For more on Cocks football, visit South Carolina blog Garnet And Black Attack, plus SEC blog Team Speed Kills.

For more on Aggies football, visit Texas A&M blog I Am The 12th Man, plus SEC blog Team Speed Kills and SB Nation Houston.


Missouri-Arkansas, Texas A&M-South Carolina To Be SEC Rivalries, According To Report

The SEC continues to work through the great scheduling debate of our time, seeking to figure out how to maintain a handful of historic rivalries without pushing to nine conference games, and without making it so teams in opposite divisions never play each other.

It sounds pretty easy!

The latest morsel, from South Carolina president Harris Pastides: the South Carolina Gamecocks and Texas A&M Aggies will become permanent, cross-division rivals. He also indicates that the Missouri Tigers and Arkansas Razorbacks will take up hostilities. Arkansas and Carolina had been official rivals since joining the league around the same time, and had generated a little bit of annual interest.

Mizzou-Arkansas will be an instant hit, as they share general geography, bowl history -- and recent basketball history. But Carolina and A&M? Help me out here. I'm having a hard time figuring out if they've ever even played football against each other before.

Pastides expects an announcement within two weeks.

For more on the SEC, visit SEC blog Team Speed Kills.


SEC Realignment: Progressive Scheduling And Preserving Rivalries

The Third Saturday in October and the Deep South's Oldest Rivalry aren't going to save themselves. Time to build a schedule that can salvage the SEC's essential rivalries. Also: Should the SEC scrap its divisions?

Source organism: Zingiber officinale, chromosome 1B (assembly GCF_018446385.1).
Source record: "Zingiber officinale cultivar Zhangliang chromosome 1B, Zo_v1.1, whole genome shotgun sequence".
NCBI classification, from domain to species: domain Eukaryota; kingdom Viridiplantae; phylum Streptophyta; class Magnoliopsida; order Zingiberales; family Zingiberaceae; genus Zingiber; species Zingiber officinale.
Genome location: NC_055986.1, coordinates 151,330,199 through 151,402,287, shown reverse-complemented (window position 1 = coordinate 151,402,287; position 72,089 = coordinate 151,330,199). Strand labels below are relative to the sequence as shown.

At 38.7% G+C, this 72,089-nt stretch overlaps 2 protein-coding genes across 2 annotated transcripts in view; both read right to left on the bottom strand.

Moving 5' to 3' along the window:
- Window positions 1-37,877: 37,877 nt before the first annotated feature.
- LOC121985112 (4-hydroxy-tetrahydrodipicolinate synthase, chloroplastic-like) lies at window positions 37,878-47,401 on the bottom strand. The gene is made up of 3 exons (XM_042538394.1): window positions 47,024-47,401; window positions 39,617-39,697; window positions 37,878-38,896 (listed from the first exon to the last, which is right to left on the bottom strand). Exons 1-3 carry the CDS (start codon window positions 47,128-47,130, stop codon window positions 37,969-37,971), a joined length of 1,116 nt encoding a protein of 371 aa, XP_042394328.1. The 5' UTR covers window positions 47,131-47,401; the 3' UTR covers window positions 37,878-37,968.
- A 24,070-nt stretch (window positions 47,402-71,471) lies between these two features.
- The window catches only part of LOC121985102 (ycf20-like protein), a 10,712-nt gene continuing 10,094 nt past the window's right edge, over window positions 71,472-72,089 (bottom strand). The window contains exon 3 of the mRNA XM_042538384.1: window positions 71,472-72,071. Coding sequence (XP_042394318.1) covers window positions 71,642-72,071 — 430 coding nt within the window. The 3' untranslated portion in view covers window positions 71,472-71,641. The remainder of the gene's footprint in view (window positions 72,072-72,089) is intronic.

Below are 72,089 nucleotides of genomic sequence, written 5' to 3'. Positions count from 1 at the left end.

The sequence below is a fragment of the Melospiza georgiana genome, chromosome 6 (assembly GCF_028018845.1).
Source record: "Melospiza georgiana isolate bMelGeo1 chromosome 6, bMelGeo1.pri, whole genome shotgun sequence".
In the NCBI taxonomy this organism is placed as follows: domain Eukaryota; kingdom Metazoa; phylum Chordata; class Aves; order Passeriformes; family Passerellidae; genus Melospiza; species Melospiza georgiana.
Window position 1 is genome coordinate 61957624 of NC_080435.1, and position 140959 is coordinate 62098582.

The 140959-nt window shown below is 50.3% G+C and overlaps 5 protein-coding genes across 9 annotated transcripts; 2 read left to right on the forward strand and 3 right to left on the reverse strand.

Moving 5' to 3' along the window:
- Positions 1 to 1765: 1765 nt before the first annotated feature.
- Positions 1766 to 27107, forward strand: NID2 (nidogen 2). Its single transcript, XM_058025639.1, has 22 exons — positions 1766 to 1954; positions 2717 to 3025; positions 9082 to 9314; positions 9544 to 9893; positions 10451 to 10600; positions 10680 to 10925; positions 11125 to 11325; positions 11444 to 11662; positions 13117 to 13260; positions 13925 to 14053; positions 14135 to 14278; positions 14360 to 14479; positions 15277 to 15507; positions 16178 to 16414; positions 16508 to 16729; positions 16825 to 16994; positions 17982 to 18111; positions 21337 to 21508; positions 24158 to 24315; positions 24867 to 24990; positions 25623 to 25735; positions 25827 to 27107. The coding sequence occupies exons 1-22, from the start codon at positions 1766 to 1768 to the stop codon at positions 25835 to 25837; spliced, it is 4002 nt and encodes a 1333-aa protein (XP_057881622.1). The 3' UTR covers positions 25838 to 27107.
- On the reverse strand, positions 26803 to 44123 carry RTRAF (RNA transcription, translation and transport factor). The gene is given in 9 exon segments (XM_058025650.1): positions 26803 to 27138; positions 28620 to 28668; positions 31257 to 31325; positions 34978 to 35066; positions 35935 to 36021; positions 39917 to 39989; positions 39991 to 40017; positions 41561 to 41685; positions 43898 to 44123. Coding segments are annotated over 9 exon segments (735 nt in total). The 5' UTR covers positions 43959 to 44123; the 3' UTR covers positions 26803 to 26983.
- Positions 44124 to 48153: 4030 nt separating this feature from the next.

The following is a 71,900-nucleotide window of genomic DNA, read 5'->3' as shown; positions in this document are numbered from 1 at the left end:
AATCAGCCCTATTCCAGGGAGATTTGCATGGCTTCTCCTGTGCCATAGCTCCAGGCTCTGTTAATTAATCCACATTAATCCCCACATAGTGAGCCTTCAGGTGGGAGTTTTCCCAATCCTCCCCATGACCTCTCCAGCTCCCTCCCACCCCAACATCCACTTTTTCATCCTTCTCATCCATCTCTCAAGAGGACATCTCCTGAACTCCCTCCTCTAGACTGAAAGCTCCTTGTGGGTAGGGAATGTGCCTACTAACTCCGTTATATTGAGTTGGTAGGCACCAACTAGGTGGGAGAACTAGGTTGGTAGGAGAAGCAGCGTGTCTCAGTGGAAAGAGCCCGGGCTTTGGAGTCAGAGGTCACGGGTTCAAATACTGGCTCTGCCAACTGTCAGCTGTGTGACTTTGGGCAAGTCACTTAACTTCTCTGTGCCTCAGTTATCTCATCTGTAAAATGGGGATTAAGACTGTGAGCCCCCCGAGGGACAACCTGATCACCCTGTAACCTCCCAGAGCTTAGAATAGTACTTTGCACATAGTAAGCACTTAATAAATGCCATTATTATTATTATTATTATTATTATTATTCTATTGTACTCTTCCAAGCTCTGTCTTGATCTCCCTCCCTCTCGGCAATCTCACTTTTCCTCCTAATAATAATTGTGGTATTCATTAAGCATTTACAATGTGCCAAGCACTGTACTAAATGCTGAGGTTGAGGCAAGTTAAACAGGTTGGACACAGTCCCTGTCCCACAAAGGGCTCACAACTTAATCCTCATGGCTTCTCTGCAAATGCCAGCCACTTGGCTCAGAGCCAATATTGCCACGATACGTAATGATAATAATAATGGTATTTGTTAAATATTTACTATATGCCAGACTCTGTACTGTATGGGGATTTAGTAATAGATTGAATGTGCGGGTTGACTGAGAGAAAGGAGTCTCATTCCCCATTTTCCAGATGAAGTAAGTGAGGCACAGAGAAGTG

SEC Schedule Could Include Nine Conference Games, Missouri-Texas A&M Protected

Update: Despite South Carolina's president calling nine games, the SEC has denied:

Charles Bloom@SECPRGuy #SEC will continue to play eight conference games in football. There has been no discussions on nine game schedule.

The two biggest questions left about the Missouri Tigers transition to the SEC were answered on Monday. According to South Carolina's president, SEC schools will play nine in-conference football games per season, as opposed to eight, and the East's Mizzou will play the West's Texas A&M every year in a rivalry game.

The latter ensures all other existing rivalries remain untouched, while the former ... hoo boy.

The SEC receives heckles for its oft-squishy out-of-conference schedules, though around these parts it's clear the in-conference gauntlet makes up for some pastries. Moving to nine games destroys that flimsy criticism, not that the SEC has struggled with strength-of-schedule issues.

It also makes it even harder for a team to emerge unbeaten from the SEC. As the Pac-12 has shown over the years, winning nine times against BCS-conference teams is hard.

(It also means $$$$$$$$$$ for more big regular season games. Though fewer middling SEC teams will go to bowl games.)

Now the big question raised by these answers: which SEC schools will retain rivalry games with fellow power conference schools? Pastides says the Cocks will still play the Clemson Tigers, giving them only two gimme games per year besides, like, Kentucky. Just about every SEC school will have to drop at least one game for each of the next several seasons, and fans of rivalries will have to hope only cupcakes get the fork.

For more, keep checking Mizzou blog Rock M Nation and SB Nation Kansas City, plus SEC blog Team Speed Kills. And stay tuned here for more conference realignment news.